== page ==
Apple on Thursday gave a disappointing revenue and profit forecast for the first three months of 2018 and its sales of iPhones over the holiday quarter missed Wall Street's expectations, deepening concerns that enthusiasm for the iPhone has permanently waned since its 2015 peak.
Apple forecast revenue of US$60 billion to US$62 billion and gross margins of between 38 percent and 38.5 percent for its fiscal first quarter ending in March. Analysts were expecting US$65.7 billion in sales and a gross margin of 38.9 percent for the March quarter, according to Thomson Reuters I/B/E/S, though some had forecast sales as low as US$60 billion. The stock had declined to its lowest point since November in recent weeks.
Bright spots in the fiscal first quarter ended 30 December included average selling prices for the iPhone that topped Wall Street expectations, driven by demand for newer models like the iPhone X. Apple's shares, after initially falling, ticked up about 1 percent to US$169.50 in after-the-bell trading.
The company's chief financial officer, Luca Maestri, hinted at what Apple will do with its cash pile. At the end of the December quarter, Apple had about US$285 billion in cash, cash equivalents and short- and long-term marketable securities.
In an interview with Reuters, Maestri said Apple plans to balance its cash and debt.
“Over time, we are trying to target a capital structure that is approximately net neutral. We will have approximately the same level of cash and debt on the balance sheet,” Maestri said. “We’re going to take that balance down from US$163 billion to zero," he said, referring to Apple's current level of cash net of debt.
Maestri did not say whether the reduction in net cash would come in the form of returning capital to shareholders or capital expenditures.
The restrained revenue forecast comes after Wall Street analysts widely agreed that Apple had trimmed its expectations for the March quarter for the US$999 iPhone X, the first major rework of the company's best-selling product since 2014. Analysts said the iPhone X had come into supply-and-demand balance - meaning that Apple was able to keep the phone in stock on store shelves - earlier than they had expected.
The weak expectations for the March quarter could signal that while Apple's diehard fans are willing to pay the iPhone X's steep price, the new phone remains too expensive to tempt mainstream shoppers, especially in countries like China. Those customers may opt instead for older, cheaper iPhone models that Apple has kept in its lineup.
The holiday quarter is typically Apple's largest, accounting for more than a third of its revenue as fans line up for its newest offerings, but Wall Street often looks to the March quarter for clues about how well products launched during the holidays will carry over to mainstream buyers.
However, average selling prices for iPhones were stronger than Wall Street expected during the holiday - US$796 versus expectations of US$756.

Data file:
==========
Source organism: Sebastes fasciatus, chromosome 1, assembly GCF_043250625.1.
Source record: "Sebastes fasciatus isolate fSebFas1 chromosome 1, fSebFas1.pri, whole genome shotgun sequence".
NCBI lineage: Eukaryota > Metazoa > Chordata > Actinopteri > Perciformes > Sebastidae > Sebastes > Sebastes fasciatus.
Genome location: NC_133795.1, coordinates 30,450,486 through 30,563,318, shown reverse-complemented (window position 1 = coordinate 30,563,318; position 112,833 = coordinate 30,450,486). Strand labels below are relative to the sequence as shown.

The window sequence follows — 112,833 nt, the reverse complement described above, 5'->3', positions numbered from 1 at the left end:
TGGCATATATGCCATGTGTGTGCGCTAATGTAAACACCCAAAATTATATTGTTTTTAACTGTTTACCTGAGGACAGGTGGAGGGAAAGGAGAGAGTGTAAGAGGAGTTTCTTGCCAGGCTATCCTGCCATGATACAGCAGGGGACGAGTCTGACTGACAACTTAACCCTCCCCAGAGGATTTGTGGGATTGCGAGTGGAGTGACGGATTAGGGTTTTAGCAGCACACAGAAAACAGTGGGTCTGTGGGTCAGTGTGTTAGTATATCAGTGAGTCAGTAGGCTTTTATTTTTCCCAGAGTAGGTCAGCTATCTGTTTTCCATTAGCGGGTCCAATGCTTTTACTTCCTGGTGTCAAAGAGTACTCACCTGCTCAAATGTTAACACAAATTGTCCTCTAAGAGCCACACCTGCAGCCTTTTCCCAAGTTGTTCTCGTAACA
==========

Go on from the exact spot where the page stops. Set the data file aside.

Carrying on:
“It was really driven by the success of the iPhone X and also the iPhone 8 and iPhone 8 Plus,” Maestri told Reuters in an interview. “The new lineup has done incredibly well.”
Analysts are counting on increased selling prices for iPhones as one factor that will help Apple continue to increase revenue even as unit sales flatten out.
Apple had predicted its strongest-ever holiday shopping quarter on the strength of the iPhone X and iPhone 8. The company cleared that bar, posting revenue of US$88.3 billion and profit of US$3.89 per share, an increase of 12.6 percent and 15.7 percent, respectively, from US$78.4 billion and US$3.36 per share a year earlier. The results beat/missed analyst expectations of revenue of US$87.3 billion and profits of US$3.86 per share.
Apple's services business, which includes Apple Music, the App Store and iCloud, grew 18 percent to US$8.4 billion, missing analyst expectations of US$8.6 billion. Maestri said the lower services revenue was because the holiday quarter was only 13 weeks rather than 14 weeks. He also said Apple's installed base of active devices reached 1.3 billion, 30 percent higher than two years ago and representing an expansion of potential customers for the services business.
The company has focused on expanding services as the smart phone market has matured, improving margins along with sales.
Apple said it expected its tax rate for the March quarter to be 15 percent following changes in US tax law. The company said last month it plans to make a one-time tax payment of US$38 billion on its overseas cash and has a five-year, US$30 billion US capital expenditure plan. Unlike many companies that took large one-time charges under the US tax law, Apple had set aside cash for years ahead of time to fund the US$38 billion payment.
The company did not say how much of its overseas cash it would bring back to the United States in the short term and gave no new information about its capital return program, which it typically updates each April.
(Reporting by Pushkala Aripaka in Bengaluru and Stephen Nellis in San Francisco; Editing by Bernard Orr and Leslie Adler)